After winning MasterChef Canada, quitting his job and setting off on an international adventure, Eric Chong had just one problem. He couldn’t tell anyone what he was doing.
“The hardest part, for me, was keeping a secret from friends,” recalls the co-owner of R&D restaurant on Spadina.
Chong couldn’t get six weeks off work to compete, so he quit his engineering job. While shooting, he was only allowed one phone call a week. He chose family instead of his girlfriend. They broke up.
After winning, one of the show’s judges, Alvin Leung, invited Chong to work in a Hong Kong restaurant, a prospect for the partnership that would become R&D.
But for the seven months between the final episode and its broadcast, while travelling through Asia, embarking on a new career, cooking in restaurants for the first time, he was contractually obligated to not reveal what had happened on the season finale.
“The show didn’t want me to say that I was in Asia with Alvin because that would spoil that I’d already won,” says Chong. “It was a huge part of my life that I couldn’t share. Kind of like living in limbo.”
Despite the post-victory purgatory, it has been nothing but great for him.
“There would be no career to talk about if not for the show,” he laughs. “I would probably still be an engineer.”
What you see on TV vs. a pro kitchen is extremely different
Competition cooking shows like Top Chef, Chopped, MasterChef and Iron Chef (spawned from Japan, where the original ran during the 90s), have been a mainstay of American television since the mid-2000s. They are all franchised internationally. From Vietnam to El Salvador, there are 24 regional Top Chef programmes. The Canadian version, launched in 2011, has so far produced seven seasons, with chefs from across the country competing for a top prize of $100,000.
What impact have these shows had on their contestants, and the generation of young cooks for whom competing on television has always been a part of the culinary ecosystem?
Like Chong, Mary Berg does not miss her old career as an insurance broker. She was ready for a change, but it took a lot of convincing to get her to apply to MasterChef.
“I want to do my best in everything. But I’m not particularly competitive,” says Berg. “I was always a participation-ribbon-getter. I was the kid who, during gym class, if we were playing sports, would sit down on the grass and pick clovers.”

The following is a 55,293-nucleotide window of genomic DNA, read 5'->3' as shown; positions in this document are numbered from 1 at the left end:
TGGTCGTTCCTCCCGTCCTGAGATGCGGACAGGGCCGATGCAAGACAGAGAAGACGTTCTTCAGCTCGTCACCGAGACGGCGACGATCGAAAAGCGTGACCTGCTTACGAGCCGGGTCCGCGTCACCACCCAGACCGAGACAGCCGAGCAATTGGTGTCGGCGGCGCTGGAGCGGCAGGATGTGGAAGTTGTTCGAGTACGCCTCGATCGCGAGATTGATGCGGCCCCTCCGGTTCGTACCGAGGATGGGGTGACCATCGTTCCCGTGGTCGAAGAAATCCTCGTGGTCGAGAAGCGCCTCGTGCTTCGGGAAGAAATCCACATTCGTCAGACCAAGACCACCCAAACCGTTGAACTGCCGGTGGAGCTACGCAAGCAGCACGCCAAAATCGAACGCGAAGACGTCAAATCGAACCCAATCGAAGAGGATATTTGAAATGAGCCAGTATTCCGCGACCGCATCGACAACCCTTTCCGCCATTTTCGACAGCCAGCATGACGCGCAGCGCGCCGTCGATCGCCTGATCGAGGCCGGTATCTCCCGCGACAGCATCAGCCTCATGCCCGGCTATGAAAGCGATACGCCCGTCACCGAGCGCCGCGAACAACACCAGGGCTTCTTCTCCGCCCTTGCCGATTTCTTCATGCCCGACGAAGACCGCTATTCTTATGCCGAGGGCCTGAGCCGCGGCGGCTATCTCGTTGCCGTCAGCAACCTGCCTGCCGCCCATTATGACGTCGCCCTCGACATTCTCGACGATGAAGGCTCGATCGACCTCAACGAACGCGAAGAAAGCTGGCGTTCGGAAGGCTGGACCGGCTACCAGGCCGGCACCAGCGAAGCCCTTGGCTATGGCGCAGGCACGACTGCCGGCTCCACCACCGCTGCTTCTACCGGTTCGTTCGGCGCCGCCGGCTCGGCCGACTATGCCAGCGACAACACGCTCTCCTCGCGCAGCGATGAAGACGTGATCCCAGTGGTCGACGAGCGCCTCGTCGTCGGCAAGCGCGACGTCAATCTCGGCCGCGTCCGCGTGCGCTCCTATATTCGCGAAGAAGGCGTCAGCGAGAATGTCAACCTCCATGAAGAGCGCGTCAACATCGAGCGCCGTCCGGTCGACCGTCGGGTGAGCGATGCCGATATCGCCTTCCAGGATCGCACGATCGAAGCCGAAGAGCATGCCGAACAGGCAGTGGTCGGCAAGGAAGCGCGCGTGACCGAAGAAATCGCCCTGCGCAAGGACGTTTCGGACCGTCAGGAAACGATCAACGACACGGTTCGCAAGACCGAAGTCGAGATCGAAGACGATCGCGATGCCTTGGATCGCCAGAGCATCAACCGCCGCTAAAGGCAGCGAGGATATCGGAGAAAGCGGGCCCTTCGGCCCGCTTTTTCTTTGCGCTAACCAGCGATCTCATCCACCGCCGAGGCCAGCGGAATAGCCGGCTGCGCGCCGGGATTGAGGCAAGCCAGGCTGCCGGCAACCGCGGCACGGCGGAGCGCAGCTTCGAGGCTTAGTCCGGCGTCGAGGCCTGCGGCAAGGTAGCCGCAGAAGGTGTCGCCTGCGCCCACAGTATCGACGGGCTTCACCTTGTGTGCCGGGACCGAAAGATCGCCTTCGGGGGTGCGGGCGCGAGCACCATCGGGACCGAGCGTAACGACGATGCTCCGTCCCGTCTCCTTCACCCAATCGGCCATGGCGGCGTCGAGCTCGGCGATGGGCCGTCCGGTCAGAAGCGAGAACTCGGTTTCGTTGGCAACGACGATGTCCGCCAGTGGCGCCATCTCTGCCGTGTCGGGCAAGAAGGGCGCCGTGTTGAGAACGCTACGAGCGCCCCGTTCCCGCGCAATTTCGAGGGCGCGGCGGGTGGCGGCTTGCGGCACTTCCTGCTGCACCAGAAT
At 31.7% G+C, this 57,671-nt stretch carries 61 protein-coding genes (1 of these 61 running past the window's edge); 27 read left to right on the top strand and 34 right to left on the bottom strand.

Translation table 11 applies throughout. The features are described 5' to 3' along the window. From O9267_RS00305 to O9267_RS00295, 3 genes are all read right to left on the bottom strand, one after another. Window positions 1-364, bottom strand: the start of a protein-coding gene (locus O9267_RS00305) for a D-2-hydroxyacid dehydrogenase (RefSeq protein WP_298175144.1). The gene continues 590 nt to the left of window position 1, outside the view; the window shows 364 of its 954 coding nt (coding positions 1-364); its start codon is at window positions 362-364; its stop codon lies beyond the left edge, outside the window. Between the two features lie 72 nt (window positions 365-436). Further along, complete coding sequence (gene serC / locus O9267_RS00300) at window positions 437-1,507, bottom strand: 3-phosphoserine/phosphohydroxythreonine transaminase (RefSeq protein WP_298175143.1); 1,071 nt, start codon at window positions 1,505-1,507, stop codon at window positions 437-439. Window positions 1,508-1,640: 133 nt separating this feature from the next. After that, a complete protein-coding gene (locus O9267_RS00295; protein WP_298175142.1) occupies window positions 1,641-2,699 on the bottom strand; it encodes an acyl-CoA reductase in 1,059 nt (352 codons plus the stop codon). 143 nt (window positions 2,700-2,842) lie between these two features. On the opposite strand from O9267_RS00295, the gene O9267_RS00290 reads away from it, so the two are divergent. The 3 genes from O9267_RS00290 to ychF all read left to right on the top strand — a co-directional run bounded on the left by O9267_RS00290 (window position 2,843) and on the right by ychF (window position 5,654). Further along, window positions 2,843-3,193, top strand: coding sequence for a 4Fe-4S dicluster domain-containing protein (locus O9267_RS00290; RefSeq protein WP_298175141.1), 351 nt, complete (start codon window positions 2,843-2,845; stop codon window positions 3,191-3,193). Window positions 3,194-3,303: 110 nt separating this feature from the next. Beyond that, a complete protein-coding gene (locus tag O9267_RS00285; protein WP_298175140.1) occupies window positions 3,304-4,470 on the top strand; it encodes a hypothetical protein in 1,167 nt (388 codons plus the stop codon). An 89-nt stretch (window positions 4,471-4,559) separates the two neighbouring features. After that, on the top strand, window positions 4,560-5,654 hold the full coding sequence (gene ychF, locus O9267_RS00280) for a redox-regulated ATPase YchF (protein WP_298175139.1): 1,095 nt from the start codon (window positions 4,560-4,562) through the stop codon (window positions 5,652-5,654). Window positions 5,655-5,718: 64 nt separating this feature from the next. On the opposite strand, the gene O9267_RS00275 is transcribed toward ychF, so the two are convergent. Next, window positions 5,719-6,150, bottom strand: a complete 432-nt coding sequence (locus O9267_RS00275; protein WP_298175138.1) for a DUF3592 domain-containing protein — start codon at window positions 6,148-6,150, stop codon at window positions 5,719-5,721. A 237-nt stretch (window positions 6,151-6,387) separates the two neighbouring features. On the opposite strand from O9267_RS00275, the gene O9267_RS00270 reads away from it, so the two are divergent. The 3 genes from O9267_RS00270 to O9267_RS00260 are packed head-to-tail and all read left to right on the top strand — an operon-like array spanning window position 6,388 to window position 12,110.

Despite having to be pushed into the spotlight, the winner of MasterChef’s third season is a natural on camera. Berg now hosts her own show, Mary’s Kitchen Crush, where she shares home cooking recipes while chatting with guests. It’s a throwback to an earlier age of food on television before competition shows successfully wedded the creativity of cooking with the rules, points and ticking clock of sports.
“For me, food has always been about sharing,” says Berg. “It’s very kindergarten in my mind. Sharing is caring. So food is the best way to do that.”
Not all former contestants feel that way.
“Every chef has an ego,” says Andrea Nicholson. “I don’t care what they say. We all have egos. We all have something to prove.”
Like a lot of chefs, Nicholson got an early start as a kitchen professional. When she was 13, her parents caught a rare tropical bird, an Amazon parrot, in their Toronto backyard. Out for dinner at Rocco’s Plum Tomato, the chef came by to say hello to the local celebrities (the story of the bird had been featured in the Toronto Star), and asked their daughter what she wanted to do when she grew up. That Sunday, Nicholson was pounding veal cutlets for take-out sandwiches and has been cooking professionally ever since.
From there she worked at high-end establishments Via Allegro and the 5th. Later, at Luce, she took the owners to the labour board over wrongful dismissal (disclosure: I also cooked at Luce, though not at the same time, and once heard the owner boast that the number of people suing you is a measure of your success). After 13 years in the industry, Nicholson was tired of the boy’s club that she saw holding her back. No one needed to push her to apply as a contestant. If anything, as an uber-fan of Top Chef, she was just waiting for the Canadian version.
Though she didn’t win, visibility on television enabled her to open her own restaurant, Butchie’s Damn Tasty Food in Whitby. And it’s led to an ongoing TV presence, as a judge on Fire Masters.
“It’s been amazing. It’s only propelled my career. It’s afforded me opportunities that I wouldn’t have gotten in any other circumstances.”
Also, Nicholson sees the influence of these shows as a net gain for the restaurant industry. “It’s brought light to cooks and what we do, how hard we work to put food on the plate for people. It’s validated our craft. I think it’s glorified it at the same time.”